Amid continued power outages in Zimbabwe, Econet mobile network and Ecocash mobile money service experienced a blackout on Saturday 20 July 2019. The incident sparked debate as to whether the country relies too heavily on mobile financial services.
"We apologies for intermittent services experienced on the network. Normal service has been restored," Econet said in a texted message to subscribers on Sunday 21 July 2019.
The company also apologised for issues with the EcoCash platform which it said were "caused during the restoration period".
In a separate press statement issued on Sunday, Econet blamed the connectivity black-out on power cuts from the Zimbabwe Electricity Supply Authority (ZESA).
It said: "The network challenges faced on Saturday, July 20, 2019, (were) triggered by ZESA power outages at our Network Operations Centre in Harare."
Econet added it was "... now incurring higher costs because of the heavy reliance on generators, as we now have to service the generators every fortnight, as opposed to the scheduled quarterly service intervals for the generators."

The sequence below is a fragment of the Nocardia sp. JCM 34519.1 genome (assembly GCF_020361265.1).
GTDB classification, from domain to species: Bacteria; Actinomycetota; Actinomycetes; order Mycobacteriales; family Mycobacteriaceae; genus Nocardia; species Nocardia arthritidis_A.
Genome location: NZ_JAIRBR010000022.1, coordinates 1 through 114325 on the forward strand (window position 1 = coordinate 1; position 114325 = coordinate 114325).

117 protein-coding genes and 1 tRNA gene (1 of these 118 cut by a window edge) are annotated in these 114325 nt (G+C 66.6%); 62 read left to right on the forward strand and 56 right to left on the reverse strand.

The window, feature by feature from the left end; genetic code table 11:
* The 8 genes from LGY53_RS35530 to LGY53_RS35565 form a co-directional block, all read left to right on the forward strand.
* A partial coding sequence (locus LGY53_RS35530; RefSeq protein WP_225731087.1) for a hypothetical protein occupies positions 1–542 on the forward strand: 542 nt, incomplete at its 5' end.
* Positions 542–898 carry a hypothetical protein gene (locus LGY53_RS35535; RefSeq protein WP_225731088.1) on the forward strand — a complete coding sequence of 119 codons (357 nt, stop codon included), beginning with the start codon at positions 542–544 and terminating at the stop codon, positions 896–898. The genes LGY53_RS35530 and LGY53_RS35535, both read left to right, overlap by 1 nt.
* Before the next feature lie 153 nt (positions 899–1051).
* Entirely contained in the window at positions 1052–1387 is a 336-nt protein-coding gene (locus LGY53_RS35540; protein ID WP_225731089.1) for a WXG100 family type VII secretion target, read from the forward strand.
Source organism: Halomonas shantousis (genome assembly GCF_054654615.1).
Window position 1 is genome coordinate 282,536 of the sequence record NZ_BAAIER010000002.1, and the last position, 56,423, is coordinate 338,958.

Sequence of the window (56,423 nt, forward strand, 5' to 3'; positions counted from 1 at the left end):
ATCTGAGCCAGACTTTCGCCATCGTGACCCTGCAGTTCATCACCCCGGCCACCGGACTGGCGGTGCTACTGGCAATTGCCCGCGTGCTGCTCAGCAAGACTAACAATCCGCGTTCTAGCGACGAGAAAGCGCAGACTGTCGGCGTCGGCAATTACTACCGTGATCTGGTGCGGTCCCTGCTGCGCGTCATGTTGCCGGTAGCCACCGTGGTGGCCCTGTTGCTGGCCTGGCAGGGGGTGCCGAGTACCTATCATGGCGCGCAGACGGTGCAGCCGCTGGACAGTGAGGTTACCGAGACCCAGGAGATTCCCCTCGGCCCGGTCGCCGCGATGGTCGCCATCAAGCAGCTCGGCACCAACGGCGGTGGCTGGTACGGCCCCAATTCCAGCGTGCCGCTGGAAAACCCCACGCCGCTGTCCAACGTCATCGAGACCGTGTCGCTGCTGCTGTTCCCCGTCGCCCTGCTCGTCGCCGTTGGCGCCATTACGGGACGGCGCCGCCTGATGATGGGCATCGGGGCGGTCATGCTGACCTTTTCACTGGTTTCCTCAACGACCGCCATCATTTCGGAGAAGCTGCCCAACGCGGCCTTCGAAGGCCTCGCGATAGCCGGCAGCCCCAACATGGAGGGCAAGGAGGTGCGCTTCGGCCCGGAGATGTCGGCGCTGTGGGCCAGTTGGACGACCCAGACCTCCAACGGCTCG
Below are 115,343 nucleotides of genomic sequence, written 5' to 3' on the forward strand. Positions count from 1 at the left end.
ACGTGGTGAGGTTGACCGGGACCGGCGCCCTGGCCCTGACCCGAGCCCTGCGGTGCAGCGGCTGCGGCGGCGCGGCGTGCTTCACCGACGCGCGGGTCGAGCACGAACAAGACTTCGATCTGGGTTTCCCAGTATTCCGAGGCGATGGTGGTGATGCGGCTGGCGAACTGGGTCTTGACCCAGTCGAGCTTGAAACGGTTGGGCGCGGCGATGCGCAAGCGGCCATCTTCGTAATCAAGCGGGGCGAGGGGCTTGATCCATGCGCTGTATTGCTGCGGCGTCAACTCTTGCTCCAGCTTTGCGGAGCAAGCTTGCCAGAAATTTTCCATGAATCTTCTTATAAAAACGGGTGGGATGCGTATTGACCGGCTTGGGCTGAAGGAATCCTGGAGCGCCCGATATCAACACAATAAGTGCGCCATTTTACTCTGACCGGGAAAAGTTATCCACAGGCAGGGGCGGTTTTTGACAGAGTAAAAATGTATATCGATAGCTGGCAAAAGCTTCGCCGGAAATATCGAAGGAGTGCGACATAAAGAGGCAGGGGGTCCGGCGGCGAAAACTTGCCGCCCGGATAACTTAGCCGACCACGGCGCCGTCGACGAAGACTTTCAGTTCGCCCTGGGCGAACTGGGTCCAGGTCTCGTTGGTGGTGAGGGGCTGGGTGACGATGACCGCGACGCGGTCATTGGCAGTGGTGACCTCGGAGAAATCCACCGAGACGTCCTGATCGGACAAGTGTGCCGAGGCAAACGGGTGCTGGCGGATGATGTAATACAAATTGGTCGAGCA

Local power shortages continue to wreak havoc among industries, with telecommunications one of the hardest hit.
The state power utility cannot produce sufficient power because of low water levels at Kariba and foreign currency shortages to import electricity from South Africa's Eskom and Mozambique's Hydro Cahora Bassa.
Zimbabweans have taken to social media to vent their frustrations and have urged the Posts and Telecommunications Regulatory Authority of Zimbabwe (Potraz) to intervene and force Econet to compensate for data lost during the outage.
Traders and retail outlets in Harare told ITWeb Africa that they had lost revenue owing to the EcoCash outage as their customers failed to pay for purchases.
Tinomuda Mupona, an attendant at an informal clothing retailer in Harare, said, "From around mid-morning, no customer was able to pay until later in the day. Saturday is always a good business day, but this EcoCash failure will have an impact on our revenue base. Most of our clients pay using mobile money and sometimes bank cards, but (the) network on the swipe machines was also affected."